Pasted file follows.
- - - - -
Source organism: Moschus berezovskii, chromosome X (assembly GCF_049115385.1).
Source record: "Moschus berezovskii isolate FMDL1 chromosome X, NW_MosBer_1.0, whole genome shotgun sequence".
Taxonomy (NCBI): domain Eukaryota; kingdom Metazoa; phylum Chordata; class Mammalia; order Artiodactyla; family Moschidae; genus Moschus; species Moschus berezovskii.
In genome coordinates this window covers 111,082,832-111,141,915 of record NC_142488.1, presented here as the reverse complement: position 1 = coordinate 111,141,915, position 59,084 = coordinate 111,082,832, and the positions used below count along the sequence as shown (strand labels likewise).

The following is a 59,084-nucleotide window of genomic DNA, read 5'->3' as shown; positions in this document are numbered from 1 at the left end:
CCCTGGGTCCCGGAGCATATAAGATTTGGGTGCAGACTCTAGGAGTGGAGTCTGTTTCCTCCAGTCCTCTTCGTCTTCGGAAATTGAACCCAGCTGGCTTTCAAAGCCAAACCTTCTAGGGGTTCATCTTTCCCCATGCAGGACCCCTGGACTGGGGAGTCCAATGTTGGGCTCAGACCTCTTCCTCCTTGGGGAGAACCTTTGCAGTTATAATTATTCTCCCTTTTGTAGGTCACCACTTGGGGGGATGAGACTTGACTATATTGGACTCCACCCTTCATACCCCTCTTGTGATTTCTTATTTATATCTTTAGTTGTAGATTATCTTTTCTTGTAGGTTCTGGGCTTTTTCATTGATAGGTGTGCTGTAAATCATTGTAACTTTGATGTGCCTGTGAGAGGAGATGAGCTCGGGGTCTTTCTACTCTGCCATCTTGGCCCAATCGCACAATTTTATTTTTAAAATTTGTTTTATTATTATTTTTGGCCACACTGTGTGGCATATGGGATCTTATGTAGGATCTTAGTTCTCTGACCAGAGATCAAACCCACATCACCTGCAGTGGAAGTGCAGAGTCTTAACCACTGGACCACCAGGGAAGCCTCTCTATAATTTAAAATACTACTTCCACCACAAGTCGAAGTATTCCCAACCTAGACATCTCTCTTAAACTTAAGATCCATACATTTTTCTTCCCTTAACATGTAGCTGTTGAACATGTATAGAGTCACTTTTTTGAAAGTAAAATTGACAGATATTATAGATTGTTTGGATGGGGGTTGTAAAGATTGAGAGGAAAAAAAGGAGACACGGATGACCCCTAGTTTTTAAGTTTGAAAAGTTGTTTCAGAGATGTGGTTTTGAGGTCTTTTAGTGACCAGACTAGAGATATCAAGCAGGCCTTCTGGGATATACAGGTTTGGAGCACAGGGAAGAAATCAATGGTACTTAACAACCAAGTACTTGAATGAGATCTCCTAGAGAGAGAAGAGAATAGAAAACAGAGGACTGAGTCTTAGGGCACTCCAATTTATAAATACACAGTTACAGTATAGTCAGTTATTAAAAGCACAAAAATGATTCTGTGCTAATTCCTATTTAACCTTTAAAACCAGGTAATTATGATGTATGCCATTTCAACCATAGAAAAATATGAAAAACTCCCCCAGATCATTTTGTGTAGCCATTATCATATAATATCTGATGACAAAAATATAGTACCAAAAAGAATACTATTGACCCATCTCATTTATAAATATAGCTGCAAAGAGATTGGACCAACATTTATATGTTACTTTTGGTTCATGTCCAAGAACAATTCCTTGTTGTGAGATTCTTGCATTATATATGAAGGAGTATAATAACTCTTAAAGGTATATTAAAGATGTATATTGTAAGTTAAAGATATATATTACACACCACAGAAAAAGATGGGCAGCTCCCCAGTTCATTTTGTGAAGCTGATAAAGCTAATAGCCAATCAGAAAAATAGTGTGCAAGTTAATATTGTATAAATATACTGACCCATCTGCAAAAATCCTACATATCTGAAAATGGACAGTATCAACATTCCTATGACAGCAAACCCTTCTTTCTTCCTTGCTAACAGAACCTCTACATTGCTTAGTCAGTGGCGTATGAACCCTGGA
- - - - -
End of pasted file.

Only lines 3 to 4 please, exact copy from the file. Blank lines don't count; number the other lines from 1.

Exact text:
Taxonomy (NCBI): domain Eukaryota; kingdom Metazoa; phylum Chordata; class Mammalia; order Artiodactyla; family Moschidae; genus Moschus; species Moschus berezovskii.
In genome coordinates this window covers 111,082,832-111,141,915 of record NC_142488.1, presented here as the reverse complement: position 1 = coordinate 111,141,915, position 59,084 = coordinate 111,082,832, and the positions used below count along the sequence as shown (strand labels likewise).